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Ferguson protester who threw back tear gas cannister in iconic photo is charged


UPDATED at 10:50 a.m. Friday

CLAYTON • The St. Louis County counselor has filed charges against Edward Crawford, who was featured in a Post-Dispatch photo hurling a tear gas container back toward police during Ferguson protests last year.

Crawford, 26, was cited under two county ordinances: interfering with a police officer and assault. His court date is set for Sept. 9.

The assault charge, filed Aug. 3, alleges that Crawford assaulted a person by "throwing a burning gas canister at police officers and making physical contact with (an officer), causing him to be knocked to the ground." The other charge claims Crawford repeatedly failed to comply with police commands to show his hands.

County Counselor Peter Krane declined to discuss any of the allegations or say precisely what kind of physical contact caused the officer to be knocked to the ground.

The incident was part of protests on Aug. 12-13, 2014, near Chambers Road. Post-Dispatch photographer Robert Cohen took the photo that was part of a Pulitzer Prize winning collection and reproduced around the world.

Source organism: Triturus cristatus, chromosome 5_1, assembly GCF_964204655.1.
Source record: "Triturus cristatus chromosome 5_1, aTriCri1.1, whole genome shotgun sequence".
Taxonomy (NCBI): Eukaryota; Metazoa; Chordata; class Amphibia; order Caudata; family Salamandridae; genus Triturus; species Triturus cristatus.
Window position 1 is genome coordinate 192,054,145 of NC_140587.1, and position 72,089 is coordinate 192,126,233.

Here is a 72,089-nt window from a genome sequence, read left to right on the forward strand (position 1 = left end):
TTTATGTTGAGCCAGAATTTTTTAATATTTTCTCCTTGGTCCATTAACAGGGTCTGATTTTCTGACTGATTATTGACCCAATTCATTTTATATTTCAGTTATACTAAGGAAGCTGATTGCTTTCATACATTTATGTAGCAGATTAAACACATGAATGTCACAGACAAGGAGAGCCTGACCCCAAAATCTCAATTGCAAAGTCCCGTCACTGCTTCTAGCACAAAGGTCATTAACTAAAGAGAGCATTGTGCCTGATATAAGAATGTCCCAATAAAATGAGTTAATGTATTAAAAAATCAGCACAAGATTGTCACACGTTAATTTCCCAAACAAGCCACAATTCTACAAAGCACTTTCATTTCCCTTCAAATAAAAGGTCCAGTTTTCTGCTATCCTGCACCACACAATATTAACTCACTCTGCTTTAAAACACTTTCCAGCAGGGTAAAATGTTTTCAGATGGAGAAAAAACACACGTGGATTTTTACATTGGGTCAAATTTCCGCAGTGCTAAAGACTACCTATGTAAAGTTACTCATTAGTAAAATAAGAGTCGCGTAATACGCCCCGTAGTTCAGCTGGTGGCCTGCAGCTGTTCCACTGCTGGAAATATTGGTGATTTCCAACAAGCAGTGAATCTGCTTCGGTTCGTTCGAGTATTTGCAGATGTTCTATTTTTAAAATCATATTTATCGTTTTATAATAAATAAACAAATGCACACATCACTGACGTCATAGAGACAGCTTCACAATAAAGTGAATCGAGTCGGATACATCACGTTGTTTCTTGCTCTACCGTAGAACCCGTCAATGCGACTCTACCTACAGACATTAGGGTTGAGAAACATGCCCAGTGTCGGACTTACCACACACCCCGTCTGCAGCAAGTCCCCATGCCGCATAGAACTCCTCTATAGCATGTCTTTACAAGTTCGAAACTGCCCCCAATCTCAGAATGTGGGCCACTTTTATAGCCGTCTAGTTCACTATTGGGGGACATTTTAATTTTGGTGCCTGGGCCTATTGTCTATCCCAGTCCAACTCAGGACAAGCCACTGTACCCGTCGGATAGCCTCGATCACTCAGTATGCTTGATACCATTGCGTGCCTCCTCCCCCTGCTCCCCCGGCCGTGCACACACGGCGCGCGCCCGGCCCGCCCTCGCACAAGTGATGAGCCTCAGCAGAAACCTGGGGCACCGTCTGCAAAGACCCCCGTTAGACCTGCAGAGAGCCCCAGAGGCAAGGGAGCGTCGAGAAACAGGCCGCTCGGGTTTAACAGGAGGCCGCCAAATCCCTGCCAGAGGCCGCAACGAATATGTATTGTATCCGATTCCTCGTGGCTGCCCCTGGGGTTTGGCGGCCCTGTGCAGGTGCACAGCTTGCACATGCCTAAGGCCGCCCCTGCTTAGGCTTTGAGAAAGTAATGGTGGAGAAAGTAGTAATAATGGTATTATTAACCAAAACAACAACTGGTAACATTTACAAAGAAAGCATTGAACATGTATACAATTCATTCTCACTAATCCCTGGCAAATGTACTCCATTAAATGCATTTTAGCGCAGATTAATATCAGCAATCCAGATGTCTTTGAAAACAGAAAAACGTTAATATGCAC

“I didn’t throw a burning can back at police,” Crawford said Wednesday. “I threw it out of the way of children.” He said he didn’t see where it landed or if it hit anyone. He estimated the closest police were 30 to 40 yards away and said, “I can’t even throw a baseball that far, let alone a burning can of tear gas.”

Crawford complained that the charges took so long, and said, “I just feel like they’re trying to make something out of nothing.”

Krane’s office has one year to file such charges. He said recently that his office reviewed approximately 100 reports and expects to file fewer than 100 warrants. Among those already cited are reporters for the The Washington Post, Huffington Post and CTV News, a Canadian broadcast network.

Krane said his staff reviewed police reports, videos and social media before making the decisions. He defended the delay, saying the review did not start until after County Executive Steve Stenger appointed him in January.

Some civil rights attorneys have been critical of the delay. The American Civil Liberties Union and other groups claim the county counselor is pursuing charges in cases previously rejected by St. Louis County Prosecuting Attorney Robert McCulloch and municipal prosecutors in Ferguson and Dellwood.

EDITOR'S NOTE: This story has been updated to include more language from court papers about the charges.

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